Starving children

about 80,000 children in north Korea are in immediate danger of dying from hunger and disease and another 80,000 are suffering from malnutrition. Carol Bellamy, executive director of unicef , who along with international aid officials have gathered information from many parts of North Korea, said that if the shortages are not eased out by winter, the results could be catastrophic. "We are seeing children up to the age of 15 who are severely malnourished and in danger of dying. Starvation hits babies first; older children have more resistance. The children have been chronically short of food the whole year.'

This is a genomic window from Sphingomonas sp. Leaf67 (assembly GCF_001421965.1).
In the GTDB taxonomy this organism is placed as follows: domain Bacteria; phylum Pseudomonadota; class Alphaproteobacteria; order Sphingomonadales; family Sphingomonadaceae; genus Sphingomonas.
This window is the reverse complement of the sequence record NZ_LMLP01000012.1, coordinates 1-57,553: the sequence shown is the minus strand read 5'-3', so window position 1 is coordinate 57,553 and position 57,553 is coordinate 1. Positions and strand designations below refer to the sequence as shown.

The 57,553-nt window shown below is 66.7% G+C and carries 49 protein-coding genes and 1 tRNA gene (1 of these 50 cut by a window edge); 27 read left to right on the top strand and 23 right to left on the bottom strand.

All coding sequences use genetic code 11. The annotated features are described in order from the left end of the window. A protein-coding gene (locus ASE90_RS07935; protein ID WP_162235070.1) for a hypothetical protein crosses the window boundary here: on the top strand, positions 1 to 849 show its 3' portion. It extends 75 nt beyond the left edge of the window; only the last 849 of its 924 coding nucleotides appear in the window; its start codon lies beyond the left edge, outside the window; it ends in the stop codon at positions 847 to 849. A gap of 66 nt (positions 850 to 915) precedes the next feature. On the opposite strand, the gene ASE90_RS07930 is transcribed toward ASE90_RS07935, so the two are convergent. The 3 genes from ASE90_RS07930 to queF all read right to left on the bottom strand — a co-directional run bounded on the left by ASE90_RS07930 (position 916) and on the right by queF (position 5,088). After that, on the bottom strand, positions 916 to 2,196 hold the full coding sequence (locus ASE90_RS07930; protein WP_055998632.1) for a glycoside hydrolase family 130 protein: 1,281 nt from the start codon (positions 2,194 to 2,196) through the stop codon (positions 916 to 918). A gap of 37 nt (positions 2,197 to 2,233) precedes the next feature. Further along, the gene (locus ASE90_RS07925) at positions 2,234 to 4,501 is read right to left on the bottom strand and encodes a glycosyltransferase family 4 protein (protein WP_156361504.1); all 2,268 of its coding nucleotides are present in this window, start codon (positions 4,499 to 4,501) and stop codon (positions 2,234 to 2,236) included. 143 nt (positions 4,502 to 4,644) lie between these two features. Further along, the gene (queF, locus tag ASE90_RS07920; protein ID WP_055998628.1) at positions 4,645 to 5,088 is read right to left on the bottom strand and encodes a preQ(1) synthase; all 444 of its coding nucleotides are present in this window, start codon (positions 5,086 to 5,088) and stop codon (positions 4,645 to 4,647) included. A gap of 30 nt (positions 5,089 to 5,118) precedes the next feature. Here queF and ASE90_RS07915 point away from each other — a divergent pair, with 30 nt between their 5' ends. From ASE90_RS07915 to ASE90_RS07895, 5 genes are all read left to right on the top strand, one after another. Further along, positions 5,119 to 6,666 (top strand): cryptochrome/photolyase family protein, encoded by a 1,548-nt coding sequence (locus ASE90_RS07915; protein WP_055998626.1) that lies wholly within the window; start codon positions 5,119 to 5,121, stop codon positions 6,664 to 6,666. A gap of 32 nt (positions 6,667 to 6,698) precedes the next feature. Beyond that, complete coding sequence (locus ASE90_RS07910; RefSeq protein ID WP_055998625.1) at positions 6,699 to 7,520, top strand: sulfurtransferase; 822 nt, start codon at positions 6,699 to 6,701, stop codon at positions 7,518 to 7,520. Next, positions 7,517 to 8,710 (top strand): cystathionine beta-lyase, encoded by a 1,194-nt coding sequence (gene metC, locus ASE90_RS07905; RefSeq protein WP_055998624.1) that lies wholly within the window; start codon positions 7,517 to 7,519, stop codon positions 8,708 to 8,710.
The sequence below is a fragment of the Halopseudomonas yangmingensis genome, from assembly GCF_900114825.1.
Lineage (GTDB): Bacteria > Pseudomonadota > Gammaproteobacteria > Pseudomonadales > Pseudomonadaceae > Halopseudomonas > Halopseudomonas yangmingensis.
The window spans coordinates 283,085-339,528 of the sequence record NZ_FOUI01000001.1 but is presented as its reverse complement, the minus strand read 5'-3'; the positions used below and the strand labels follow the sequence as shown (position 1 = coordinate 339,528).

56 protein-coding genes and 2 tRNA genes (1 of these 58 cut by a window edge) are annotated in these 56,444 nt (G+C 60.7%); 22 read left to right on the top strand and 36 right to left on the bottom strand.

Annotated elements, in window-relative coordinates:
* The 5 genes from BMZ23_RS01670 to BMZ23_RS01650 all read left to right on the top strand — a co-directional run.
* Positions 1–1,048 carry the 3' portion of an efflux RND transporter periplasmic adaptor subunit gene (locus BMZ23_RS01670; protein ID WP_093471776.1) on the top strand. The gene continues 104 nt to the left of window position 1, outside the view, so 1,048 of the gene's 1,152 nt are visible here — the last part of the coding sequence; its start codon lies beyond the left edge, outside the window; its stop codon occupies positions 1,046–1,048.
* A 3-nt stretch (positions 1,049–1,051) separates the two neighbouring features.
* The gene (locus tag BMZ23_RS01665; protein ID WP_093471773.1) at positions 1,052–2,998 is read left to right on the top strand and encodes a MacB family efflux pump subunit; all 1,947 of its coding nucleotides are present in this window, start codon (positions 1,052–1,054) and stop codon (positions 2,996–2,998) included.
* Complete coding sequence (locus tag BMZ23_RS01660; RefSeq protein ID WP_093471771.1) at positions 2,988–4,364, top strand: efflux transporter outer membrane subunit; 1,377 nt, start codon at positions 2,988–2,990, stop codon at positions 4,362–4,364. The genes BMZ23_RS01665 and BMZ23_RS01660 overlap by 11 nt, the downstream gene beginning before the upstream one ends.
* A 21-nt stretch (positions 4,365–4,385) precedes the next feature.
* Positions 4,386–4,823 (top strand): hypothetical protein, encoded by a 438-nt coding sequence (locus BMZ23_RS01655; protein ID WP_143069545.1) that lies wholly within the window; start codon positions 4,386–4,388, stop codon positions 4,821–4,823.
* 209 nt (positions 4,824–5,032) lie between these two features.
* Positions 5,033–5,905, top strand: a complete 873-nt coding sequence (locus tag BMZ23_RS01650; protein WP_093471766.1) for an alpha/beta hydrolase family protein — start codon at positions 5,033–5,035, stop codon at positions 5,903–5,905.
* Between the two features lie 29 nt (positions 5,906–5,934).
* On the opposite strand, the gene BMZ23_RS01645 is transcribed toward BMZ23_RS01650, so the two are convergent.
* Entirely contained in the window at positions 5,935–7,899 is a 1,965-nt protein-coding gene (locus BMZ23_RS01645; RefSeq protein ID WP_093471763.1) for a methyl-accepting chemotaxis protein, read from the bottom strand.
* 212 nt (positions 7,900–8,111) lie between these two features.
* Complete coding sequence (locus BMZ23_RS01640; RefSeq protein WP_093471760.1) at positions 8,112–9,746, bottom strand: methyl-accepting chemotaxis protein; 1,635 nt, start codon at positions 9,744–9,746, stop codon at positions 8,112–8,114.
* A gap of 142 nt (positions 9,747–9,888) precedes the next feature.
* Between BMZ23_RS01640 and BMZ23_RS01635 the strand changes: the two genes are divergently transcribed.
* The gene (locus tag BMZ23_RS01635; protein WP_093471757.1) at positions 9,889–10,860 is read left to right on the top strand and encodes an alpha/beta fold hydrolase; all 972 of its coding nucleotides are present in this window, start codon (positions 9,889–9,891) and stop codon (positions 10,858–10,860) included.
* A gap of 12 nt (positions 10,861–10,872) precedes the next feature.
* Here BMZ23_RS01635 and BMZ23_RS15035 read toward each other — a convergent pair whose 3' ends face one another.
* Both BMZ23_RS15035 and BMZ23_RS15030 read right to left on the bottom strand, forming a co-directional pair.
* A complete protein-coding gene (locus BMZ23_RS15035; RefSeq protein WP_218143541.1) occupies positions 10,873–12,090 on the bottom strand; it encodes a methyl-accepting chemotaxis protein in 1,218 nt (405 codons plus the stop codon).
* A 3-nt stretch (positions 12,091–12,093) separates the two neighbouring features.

While relief agencies are not able to estimate the number of North Koreans who may have already died, officials are forming a broader picture of the disaster facing the country of 24 million people after two years of floods and two months of severe drought. But aid workers are beginning to accumulate anecdotal evidence of deaths as they distribute food and medicine. The unicef has appealed for us $14.3 million aid to buy emergency supplies, particularly medicines and milk fortified with vitamins and minerals.

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